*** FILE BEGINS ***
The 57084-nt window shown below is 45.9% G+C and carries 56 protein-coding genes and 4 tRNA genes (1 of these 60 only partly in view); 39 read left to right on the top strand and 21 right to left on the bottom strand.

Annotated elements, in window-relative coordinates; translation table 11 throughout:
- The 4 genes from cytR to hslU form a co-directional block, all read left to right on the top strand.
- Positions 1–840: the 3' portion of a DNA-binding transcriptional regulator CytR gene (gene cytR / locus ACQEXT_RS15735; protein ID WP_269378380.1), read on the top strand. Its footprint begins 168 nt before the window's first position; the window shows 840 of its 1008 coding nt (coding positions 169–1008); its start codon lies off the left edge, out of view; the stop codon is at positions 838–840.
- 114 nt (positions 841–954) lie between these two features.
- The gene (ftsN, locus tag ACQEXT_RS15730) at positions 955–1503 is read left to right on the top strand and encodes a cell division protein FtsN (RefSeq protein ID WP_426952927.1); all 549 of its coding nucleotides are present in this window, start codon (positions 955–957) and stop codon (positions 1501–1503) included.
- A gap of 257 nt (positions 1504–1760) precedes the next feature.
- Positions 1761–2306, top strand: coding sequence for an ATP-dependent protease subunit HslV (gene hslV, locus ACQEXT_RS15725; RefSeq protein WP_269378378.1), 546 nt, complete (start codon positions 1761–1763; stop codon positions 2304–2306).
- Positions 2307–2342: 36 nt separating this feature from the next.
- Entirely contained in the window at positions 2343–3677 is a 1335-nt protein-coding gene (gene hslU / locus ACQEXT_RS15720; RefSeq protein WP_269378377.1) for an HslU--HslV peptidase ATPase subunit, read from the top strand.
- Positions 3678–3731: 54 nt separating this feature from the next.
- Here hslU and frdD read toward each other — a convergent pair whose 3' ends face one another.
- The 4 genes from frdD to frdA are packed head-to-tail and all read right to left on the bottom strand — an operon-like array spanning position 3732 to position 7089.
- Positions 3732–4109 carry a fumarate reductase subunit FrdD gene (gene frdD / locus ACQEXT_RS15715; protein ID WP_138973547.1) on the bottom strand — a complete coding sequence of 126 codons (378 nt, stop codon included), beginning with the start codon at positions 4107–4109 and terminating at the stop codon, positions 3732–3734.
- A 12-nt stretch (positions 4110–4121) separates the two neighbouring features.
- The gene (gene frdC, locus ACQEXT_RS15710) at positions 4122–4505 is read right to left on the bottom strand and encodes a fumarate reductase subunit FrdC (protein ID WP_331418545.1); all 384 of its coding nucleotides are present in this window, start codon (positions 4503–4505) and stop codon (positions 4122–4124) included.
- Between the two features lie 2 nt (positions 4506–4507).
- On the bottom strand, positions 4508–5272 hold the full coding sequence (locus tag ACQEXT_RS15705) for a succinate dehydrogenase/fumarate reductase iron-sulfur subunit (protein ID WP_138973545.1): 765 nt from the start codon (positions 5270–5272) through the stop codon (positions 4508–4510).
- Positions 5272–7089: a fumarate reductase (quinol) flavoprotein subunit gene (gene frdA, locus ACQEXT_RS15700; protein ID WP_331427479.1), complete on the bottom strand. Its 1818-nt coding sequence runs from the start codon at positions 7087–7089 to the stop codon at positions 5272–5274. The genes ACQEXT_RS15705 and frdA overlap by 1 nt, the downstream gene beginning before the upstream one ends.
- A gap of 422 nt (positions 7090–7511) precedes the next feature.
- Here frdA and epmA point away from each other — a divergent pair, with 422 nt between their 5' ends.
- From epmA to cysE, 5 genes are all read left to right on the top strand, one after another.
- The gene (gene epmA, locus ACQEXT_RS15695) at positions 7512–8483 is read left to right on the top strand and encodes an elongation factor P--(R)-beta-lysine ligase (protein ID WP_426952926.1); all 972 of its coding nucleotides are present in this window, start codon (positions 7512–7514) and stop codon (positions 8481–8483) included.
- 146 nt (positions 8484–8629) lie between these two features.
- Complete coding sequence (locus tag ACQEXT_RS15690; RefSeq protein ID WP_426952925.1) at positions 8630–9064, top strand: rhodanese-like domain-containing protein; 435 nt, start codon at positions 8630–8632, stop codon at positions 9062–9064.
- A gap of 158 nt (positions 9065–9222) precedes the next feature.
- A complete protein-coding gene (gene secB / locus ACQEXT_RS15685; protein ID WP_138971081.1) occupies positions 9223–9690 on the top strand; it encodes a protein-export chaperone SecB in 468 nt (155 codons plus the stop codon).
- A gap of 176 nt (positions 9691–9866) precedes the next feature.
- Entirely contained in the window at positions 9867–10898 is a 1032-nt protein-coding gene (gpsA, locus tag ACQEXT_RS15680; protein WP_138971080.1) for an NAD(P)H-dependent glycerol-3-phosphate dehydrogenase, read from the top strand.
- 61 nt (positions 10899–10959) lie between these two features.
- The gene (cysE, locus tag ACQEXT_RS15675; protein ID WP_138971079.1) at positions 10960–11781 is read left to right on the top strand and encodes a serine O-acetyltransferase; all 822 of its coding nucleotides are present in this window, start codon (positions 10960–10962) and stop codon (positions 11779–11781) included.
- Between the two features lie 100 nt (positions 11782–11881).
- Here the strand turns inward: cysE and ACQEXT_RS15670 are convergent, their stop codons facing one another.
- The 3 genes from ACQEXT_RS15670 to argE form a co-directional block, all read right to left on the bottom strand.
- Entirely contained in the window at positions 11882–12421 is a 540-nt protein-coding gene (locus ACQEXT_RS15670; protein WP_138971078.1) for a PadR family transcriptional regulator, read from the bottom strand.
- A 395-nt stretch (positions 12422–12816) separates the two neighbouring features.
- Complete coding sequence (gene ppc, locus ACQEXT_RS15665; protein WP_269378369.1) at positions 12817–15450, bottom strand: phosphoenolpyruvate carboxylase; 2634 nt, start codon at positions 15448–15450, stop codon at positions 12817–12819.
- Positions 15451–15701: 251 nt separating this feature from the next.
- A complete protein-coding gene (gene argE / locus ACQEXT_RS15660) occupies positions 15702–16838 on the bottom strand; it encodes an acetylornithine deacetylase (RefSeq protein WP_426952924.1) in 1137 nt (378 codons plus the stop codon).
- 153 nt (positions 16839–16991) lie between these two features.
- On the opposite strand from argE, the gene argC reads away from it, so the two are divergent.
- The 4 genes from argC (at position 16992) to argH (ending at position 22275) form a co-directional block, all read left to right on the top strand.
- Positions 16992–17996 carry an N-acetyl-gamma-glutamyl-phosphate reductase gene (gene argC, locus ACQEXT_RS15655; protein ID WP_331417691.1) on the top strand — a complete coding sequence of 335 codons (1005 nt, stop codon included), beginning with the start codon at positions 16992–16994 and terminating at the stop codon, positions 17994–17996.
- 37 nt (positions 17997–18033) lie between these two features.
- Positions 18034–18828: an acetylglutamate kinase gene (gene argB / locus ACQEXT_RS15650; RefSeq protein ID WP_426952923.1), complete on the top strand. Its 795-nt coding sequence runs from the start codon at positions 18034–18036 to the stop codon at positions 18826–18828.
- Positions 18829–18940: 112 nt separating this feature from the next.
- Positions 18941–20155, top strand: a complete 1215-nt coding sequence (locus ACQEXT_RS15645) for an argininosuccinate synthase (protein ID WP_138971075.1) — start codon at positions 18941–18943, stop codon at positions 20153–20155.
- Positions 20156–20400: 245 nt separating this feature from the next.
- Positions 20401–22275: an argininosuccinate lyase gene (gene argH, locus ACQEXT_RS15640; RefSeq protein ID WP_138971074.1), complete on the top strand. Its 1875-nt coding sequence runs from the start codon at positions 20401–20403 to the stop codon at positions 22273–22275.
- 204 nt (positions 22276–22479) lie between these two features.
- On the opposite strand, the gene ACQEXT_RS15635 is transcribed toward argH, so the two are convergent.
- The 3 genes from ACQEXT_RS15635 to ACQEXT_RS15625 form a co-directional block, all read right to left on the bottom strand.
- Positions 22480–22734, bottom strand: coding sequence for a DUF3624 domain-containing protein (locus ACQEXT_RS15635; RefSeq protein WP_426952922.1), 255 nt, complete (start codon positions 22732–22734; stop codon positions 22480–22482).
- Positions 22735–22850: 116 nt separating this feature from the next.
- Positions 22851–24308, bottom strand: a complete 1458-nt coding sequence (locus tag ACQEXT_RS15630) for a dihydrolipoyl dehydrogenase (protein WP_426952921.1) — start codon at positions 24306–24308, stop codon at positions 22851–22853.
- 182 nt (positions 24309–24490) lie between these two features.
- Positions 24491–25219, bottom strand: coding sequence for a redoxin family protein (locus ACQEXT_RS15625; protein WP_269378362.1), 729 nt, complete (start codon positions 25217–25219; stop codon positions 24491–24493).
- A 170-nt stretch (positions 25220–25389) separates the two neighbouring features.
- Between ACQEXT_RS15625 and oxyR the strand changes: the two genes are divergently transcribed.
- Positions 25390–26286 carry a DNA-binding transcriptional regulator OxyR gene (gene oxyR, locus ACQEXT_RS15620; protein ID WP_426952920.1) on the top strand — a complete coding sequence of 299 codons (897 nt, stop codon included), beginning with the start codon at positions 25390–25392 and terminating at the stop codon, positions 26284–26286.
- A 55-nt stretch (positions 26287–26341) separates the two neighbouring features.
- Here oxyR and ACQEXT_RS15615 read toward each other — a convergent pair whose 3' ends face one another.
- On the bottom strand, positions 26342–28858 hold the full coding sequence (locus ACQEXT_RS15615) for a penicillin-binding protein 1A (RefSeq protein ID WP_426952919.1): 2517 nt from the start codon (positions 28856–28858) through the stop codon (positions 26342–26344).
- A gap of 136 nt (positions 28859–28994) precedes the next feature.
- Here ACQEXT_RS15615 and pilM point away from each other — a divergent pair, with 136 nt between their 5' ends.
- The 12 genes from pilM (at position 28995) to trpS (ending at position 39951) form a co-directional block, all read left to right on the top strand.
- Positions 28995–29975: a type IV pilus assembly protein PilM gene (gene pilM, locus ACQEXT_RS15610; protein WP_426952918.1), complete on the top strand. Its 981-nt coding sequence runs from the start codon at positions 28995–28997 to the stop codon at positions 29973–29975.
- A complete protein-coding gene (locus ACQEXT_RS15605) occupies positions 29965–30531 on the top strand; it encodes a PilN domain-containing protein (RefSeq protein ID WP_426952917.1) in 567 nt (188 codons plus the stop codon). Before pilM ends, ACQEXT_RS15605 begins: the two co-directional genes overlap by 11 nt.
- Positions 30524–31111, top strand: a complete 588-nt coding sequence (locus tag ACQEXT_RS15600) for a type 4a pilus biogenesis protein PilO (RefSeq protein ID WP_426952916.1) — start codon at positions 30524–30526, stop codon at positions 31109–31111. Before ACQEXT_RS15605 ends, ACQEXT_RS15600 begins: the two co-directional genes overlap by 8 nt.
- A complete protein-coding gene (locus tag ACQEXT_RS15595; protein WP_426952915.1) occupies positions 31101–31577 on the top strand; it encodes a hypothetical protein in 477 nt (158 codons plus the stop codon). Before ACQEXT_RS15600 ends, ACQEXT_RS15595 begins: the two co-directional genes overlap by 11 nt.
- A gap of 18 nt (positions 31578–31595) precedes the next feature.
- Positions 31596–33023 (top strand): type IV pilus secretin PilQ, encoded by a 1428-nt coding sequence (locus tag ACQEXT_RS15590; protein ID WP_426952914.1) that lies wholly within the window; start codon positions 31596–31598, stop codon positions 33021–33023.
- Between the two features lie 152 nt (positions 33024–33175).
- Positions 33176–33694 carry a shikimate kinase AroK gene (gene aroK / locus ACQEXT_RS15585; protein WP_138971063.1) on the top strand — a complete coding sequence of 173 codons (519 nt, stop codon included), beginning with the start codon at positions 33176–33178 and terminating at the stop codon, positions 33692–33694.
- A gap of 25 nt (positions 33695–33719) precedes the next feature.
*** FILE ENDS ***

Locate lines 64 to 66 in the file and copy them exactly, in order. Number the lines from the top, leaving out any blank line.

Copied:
- A gap of 136 nt (positions 28859–28994) precedes the next feature.
- Here ACQEXT_RS15615 and pilM point away from each other — a divergent pair, with 136 nt between their 5' ends.
- The 12 genes from pilM (at position 28995) to trpS (ending at position 39951) form a co-directional block, all read left to right on the top strand.